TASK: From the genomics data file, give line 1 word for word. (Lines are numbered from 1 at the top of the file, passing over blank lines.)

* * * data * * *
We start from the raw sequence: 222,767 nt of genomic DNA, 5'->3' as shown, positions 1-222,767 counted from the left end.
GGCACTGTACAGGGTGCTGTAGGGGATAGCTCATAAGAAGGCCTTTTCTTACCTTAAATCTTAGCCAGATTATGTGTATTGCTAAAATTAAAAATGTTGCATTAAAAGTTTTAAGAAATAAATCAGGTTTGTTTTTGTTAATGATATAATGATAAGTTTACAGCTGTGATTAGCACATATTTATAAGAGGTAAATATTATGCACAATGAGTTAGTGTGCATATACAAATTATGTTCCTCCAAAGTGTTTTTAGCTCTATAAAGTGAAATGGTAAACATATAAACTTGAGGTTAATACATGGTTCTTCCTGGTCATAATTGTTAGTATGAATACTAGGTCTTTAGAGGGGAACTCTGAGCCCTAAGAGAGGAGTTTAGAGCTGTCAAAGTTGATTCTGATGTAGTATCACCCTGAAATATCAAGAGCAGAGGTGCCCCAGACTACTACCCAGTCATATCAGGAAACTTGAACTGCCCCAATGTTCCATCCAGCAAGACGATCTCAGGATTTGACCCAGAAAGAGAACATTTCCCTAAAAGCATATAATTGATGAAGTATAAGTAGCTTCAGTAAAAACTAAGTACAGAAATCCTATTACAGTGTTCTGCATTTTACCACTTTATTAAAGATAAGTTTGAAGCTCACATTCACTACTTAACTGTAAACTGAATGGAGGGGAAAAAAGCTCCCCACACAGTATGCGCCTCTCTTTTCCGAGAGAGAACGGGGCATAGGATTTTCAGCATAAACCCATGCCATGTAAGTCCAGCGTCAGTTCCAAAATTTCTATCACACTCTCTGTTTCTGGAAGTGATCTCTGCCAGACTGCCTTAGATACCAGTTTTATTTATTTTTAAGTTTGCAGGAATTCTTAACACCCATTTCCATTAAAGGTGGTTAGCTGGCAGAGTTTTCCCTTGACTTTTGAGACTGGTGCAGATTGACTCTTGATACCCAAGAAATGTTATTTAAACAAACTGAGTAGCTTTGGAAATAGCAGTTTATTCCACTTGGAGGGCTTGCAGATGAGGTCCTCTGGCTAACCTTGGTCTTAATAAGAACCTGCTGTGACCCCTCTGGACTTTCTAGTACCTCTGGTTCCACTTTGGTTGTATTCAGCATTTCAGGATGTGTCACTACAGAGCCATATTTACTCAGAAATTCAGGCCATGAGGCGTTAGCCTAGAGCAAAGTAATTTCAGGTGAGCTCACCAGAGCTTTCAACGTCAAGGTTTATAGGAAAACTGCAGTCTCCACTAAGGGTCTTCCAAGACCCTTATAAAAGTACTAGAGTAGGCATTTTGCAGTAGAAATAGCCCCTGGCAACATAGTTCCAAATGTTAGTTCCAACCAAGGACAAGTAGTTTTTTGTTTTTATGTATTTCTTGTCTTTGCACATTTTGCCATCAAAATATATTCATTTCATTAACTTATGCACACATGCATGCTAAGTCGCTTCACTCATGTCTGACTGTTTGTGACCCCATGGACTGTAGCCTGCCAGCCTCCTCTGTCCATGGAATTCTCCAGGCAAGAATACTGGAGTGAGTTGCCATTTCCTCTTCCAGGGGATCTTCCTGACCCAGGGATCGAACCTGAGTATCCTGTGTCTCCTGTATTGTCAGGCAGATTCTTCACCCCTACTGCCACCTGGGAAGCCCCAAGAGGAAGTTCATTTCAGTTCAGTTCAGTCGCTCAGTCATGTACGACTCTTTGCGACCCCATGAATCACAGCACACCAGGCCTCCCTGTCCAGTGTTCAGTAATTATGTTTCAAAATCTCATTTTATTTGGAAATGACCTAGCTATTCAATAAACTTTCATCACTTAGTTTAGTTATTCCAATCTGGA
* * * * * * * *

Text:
We start from the raw sequence: 222,767 nt of genomic DNA, 5'->3' as shown, positions 1-222,767 counted from the left end.